Disrupting psychotherapy

"It’s time to reimagine how we provide mental health services."

Aaron Balick

‘Keyboard reflection’ by Dave (CC BY-NC-ND 2.0)
‘Keyboard reflection’ by Dave (CC BY-NC-ND 2.0)

These days Psychoanalysis is usually perceived as a turgid, traditional, anachronistic relic: few people outside it realise that Freud was in fact a cutting-edge disrupter and an innovator. He turned the world of psychology upside down and stamped his theories so hard on the Western psyche that the 20th century has been referred to as The Freudian Century. Freud was the original psychological subversive.

It doesn’t stop with him. Several prominent psychoanalysts broke with him to innovate in their own direction. There was Alfred Adler who brought a social element into psychoanalysis; Jung, who challenged Freud’s focus on libido and argued for a more generalised life energy underlying all human motivation; Melanie Klein, who used psychoanalysis to understand infantile states of mind going on to develop child psychotherapy; and John Bowlby who combined psychoanalytic thinking alongside the scientific method to observe and study the behaviour of children and created Attachment Theory. The list of disruptors and innovators in psychoanalysis would go on to fill books (like Cassandra’s Daughter (Schwartz 1999) and Freud and Beyond (Mitchell and Black 1995) for example).

Entirely new strands of psychology would be born out of the minds of disgruntled psychoanalysts who turned rogue. Eric Berne started as a psychoanalyst before going his own way to map out social interactions in what became branded as Transactional Analysis; another recovering psychoanalyst was Aaron Beck who fell out of love with the Freudian unconscious and turned his attention to more tangible things like thoughts and behaviours, ultimately inventing Cognitive Behavioural Therapy or CBT; Albert Ellis was yet another dyed in the wool psychoanalyst who turned rogue and created Rational Emotive Behaviour Therapy; and who can forget Fritz Perls, who started as a psychoanalyst but found it too passive for his personality and went on to create Gestalt therapy?

Other psychologists like Abraham Maslow and Carl Rogers developed Humanistic Psychology as a direct response to the limitations they saw in the more traditional approaches that preceded them.

However conventional and traditional these approaches may seem today, they were controversial when they burst onto the scene. The whole field of psychology was founded by disrupters — and eventually those disruptions became the norm, and in some cases, the orthodoxy. Most talking therapists today borrow a host of ideas from all of the models presented above with very little controversy. In fact, most people don’t know what kind of therapy their therapist practices. Whatever method is used, therapy still pretty much looks the same as it did in Freud’s time — just two people talking in a room.

That is, until recently when technology was given a role. A new set of disrupters started doing therapy by telephone, and later, video conferencing. Suddenly there was no room — just a fibreoptic line. When this tiny minority started to grow, so did the controversy around it. This wasn’t psychotherapy, many argued, because it lacked that important co-presence of two people in a room. Others went even further — conducting therapy via email and text. Where would it go next?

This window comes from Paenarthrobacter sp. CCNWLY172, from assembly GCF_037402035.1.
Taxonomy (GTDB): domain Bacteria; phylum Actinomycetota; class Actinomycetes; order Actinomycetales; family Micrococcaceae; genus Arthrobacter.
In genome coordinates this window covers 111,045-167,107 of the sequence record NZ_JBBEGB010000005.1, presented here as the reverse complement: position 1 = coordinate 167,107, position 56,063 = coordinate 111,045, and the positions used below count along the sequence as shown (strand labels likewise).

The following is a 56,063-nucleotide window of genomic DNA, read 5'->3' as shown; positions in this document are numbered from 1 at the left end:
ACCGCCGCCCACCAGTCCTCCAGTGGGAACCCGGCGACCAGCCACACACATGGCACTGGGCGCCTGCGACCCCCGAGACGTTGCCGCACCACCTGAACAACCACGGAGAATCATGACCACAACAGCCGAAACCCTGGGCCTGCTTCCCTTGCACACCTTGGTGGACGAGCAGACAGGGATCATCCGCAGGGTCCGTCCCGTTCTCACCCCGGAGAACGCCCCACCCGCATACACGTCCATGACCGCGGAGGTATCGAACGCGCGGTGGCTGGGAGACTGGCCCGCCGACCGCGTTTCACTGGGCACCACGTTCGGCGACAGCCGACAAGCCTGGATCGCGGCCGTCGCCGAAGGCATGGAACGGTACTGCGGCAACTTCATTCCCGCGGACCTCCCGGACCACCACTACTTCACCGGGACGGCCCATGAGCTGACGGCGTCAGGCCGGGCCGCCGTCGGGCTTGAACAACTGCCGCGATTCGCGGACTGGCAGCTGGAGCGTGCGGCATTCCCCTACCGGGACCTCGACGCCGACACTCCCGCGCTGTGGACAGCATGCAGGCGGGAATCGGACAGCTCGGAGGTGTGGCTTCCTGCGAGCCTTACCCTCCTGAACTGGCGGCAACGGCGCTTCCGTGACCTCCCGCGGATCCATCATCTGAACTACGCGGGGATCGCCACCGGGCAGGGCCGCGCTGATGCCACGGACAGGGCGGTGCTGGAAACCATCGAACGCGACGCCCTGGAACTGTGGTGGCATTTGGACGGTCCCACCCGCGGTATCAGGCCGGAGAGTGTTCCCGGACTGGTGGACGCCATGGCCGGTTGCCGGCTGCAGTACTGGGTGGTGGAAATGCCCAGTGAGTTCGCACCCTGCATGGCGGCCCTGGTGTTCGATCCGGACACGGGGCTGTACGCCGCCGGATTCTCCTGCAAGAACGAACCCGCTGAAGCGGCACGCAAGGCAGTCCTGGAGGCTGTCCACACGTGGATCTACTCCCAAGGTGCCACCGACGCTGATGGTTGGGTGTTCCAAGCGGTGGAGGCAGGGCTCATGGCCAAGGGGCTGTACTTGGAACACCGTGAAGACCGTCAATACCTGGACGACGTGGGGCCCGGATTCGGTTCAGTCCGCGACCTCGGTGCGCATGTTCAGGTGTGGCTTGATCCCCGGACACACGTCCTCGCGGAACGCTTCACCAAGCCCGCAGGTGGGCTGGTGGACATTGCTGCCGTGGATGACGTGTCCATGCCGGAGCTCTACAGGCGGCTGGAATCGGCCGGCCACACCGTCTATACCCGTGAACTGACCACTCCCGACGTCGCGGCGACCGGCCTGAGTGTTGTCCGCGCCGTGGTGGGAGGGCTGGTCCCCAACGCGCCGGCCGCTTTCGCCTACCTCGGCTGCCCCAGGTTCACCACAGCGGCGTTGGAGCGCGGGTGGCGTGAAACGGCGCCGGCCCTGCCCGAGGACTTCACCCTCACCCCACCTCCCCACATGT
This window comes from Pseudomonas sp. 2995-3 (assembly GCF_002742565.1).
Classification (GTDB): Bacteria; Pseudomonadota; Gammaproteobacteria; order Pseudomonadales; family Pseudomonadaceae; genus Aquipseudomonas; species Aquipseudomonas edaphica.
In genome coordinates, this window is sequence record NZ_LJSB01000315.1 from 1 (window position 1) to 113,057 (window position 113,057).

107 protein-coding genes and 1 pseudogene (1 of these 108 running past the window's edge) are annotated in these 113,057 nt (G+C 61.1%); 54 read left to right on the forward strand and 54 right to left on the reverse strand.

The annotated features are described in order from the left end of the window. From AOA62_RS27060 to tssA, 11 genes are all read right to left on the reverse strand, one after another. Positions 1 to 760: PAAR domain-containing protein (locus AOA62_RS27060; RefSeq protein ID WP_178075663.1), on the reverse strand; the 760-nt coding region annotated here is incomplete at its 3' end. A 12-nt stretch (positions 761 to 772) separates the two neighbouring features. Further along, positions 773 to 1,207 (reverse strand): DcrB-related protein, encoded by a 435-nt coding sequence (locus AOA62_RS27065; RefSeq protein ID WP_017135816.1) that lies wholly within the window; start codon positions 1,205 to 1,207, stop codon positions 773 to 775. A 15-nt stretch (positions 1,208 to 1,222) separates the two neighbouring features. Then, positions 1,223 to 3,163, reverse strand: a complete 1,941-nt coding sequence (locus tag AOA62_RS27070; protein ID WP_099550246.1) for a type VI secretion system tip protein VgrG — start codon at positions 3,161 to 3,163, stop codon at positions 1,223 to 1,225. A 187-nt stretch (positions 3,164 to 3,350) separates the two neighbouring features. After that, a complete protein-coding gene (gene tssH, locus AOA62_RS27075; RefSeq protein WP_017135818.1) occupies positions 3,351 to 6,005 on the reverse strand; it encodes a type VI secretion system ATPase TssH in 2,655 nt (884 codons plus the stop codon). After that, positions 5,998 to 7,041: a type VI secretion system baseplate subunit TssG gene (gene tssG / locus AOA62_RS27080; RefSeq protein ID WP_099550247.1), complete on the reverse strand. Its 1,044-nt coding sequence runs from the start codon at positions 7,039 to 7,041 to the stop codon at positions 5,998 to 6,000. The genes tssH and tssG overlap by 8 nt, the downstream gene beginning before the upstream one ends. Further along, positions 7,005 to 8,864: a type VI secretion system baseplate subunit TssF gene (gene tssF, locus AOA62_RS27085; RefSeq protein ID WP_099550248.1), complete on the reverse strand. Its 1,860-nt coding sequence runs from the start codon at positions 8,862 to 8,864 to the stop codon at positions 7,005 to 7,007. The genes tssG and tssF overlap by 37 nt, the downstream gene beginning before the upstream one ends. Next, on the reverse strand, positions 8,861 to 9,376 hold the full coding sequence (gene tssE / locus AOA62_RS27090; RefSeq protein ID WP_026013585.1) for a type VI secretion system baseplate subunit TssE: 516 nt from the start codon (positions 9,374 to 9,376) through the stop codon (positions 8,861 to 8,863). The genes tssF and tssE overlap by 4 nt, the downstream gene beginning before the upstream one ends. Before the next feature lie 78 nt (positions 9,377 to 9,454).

Suddenly coronavirus came and everybody started working online practically overnight and the tables were turned. Those who had experience in online work knew what they were doing and everybody else had to play catch up.

How do I do this securely? What do I need to do differently? Do I have to wear pants?

What was previously a controversial innovation became business as usual for everyone. But it’s not business as usual. The doubters were both wrong and right; working online is not the same thing as co-present psychotherapy, but it is still psychotherapy! Knowing how to work differently is crucial to protecting psychotherapy and ensuring a duty of care to clients.

Innovation is always risky, but that’s why it should be approached critically and with care. When my organisation, Stillpoint Spaces, developed an online therapy platform out of necessity (our community was scattered around the globe), we looked into online work deeply and even carried out our own pilot research project to ensure we were covering all the angles. We learned that when it comes to innovation with technology in counselling and psychotherapy, professionals need ongoing support. For this reason, we initiated regular peer support called “intervision”, where clinicians could regularly debrief with each other about the challenges they face online. This continues as a free benefit to our members.

When it comes to something as precious as the human psyche the “move fast and break things” approach advised by Facebook simply isn’t appropriate.

Innovation comes with responsibility.

Some years ago, I was jolted awake within my own clinical practice when a patient Googled me and I became keenly aware of the role technology plays in mediating our interpersonal lives. After writing a clinical paper about that experience, I followed it up with my book The Psychodynamics of Social Networking: connected-up instantaneous culture and the self (Balick 2014). Off the back of the clinical paper, this book uses psychoanalysis to understand how technology mediates all our relationships, not just those between therapist and client. In short, it uses insights usually applied in the consulting room, and applies them to culture instead.

Understanding our world through the lens of psychology is one thing, but so is its reverse. We should also be asking the question, “what can psychology learn from the world in which it finds itself?”

Whether that’s working online or by other means, we are keen to see where innovation can meet psychology in a way that adds value to the grand psychological project. This is specifically relevant with the use of technology in the delivery of psychological interventions.